Capping Executive Pay on Wall Street: McCain Takes the Lead?


The idea of capping executive pay on Wall Street is really catching on. You would think the strongest measure on that front would be found in the version of the bailout proposed by Democrat Chris Dodd. Actually, it’s coming from… John McCain?

Dodd is proposing to penalize executives who take “inappropriate or excessive” risks. The executive compensation and severance packages could be reduced if that is “in the public interest,” the proposal says. It would also force executives to give back profits they earned that were based on company accounting measures that are later found to be inaccurate.

Republican presidential candidate John McCain, who has supported giving shareholders a bigger say in executive compensation in the past, said today that taxpayers shouldn’t foot the bill for “golden parachutes” for officers of companies that have crumbled in upheaval on Wall Street.

“The senior executives of any firm that is bailed out by Treasury should not be making more than the highest paid government official,” McCain said at a campaign event in Scranton, Pennsylvania.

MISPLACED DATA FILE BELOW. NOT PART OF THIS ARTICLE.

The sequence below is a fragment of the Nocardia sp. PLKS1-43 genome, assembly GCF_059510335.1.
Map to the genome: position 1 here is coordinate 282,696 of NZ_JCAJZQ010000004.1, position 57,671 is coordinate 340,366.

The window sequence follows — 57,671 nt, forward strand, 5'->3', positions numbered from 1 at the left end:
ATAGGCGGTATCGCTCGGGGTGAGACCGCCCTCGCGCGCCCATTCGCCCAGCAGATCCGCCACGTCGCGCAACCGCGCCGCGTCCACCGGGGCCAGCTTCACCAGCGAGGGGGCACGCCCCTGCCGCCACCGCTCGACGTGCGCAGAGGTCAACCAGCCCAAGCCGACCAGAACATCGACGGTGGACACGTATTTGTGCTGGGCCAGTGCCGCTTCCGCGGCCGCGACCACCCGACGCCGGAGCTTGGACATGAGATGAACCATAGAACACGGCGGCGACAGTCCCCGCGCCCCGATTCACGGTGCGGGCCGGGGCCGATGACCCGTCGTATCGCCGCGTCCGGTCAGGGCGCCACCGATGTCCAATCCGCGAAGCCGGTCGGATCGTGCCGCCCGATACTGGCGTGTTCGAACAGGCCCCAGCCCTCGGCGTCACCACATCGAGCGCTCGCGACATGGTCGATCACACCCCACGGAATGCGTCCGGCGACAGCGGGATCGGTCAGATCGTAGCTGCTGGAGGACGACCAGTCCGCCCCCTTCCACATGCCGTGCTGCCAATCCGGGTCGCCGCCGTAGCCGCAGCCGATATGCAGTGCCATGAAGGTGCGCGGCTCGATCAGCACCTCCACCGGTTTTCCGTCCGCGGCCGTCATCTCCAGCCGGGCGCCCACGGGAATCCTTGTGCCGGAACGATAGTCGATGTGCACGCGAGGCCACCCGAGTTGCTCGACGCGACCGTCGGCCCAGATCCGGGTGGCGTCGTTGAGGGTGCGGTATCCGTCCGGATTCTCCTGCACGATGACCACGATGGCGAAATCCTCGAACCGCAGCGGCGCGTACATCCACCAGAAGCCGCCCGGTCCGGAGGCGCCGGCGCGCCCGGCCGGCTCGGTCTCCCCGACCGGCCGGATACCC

The president is the highest paid federal official, with a salary of $400,000 a year.

McCain is really, really committed to this new populist, foe-of-Wall Street posture. And, for what it’s worth, take a second to reflect on how quickly and how fundamentally the economic meltdown has changed the political landscape in this country — the two parties are competing to see who can twist the screws tighter on Wall Street fat cats. Did you think even six months ago that such a scenario was possible in this country?

DOES IT FEEL LIKE POLITICS IS AT A BREAKING POINT?

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It sure feels that way to me, and here at Mother Jones, we’ve been thinking a lot about what journalism needs to do differently, and how we can have the biggest impact.

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Clara Jeffery, Editor-in-Chief

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